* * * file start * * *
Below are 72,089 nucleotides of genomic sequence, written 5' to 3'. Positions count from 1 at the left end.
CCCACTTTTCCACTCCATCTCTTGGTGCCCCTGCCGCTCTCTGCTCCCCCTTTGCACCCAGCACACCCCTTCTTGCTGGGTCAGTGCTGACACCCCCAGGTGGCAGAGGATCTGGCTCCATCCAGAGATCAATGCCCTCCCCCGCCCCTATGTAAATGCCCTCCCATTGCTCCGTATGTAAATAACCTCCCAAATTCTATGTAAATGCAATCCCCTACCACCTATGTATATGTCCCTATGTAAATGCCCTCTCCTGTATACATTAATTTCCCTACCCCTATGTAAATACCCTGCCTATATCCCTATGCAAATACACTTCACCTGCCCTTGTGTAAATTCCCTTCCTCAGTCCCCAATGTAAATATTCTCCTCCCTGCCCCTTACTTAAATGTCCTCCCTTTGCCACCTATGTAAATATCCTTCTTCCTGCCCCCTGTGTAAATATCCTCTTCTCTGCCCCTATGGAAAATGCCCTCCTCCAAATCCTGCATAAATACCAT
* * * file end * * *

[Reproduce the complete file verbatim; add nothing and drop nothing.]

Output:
Below are 72,089 nucleotides of genomic sequence, written 5' to 3'. Positions count from 1 at the left end.
CCCACTTTTCCACTCCATCTCTTGGTGCCCCTGCCGCTCTCTGCTCCCCCTTTGCACCCAGCACACCCCTTCTTGCTGGGTCAGTGCTGACACCCCCAGGTGGCAGAGGATCTGGCTCCATCCAGAGATCAATGCCCTCCCCCGCCCCTATGTAAATGCCCTCCCATTGCTCCGTATGTAAATAACCTCCCAAATTCTATGTAAATGCAATCCCCTACCACCTATGTATATGTCCCTATGTAAATGCCCTCTCCTGTATACATTAATTTCCCTACCCCTATGTAAATACCCTGCCTATATCCCTATGCAAATACACTTCACCTGCCCTTGTGTAAATTCCCTTCCTCAGTCCCCAATGTAAATATTCTCCTCCCTGCCCCTTACTTAAATGTCCTCCCTTTGCCACCTATGTAAATATCCTTCTTCCTGCCCCCTGTGTAAATATCCTCTTCTCTGCCCCTATGGAAAATGCCCTCCTCCAAATCCTGCATAAATACCAT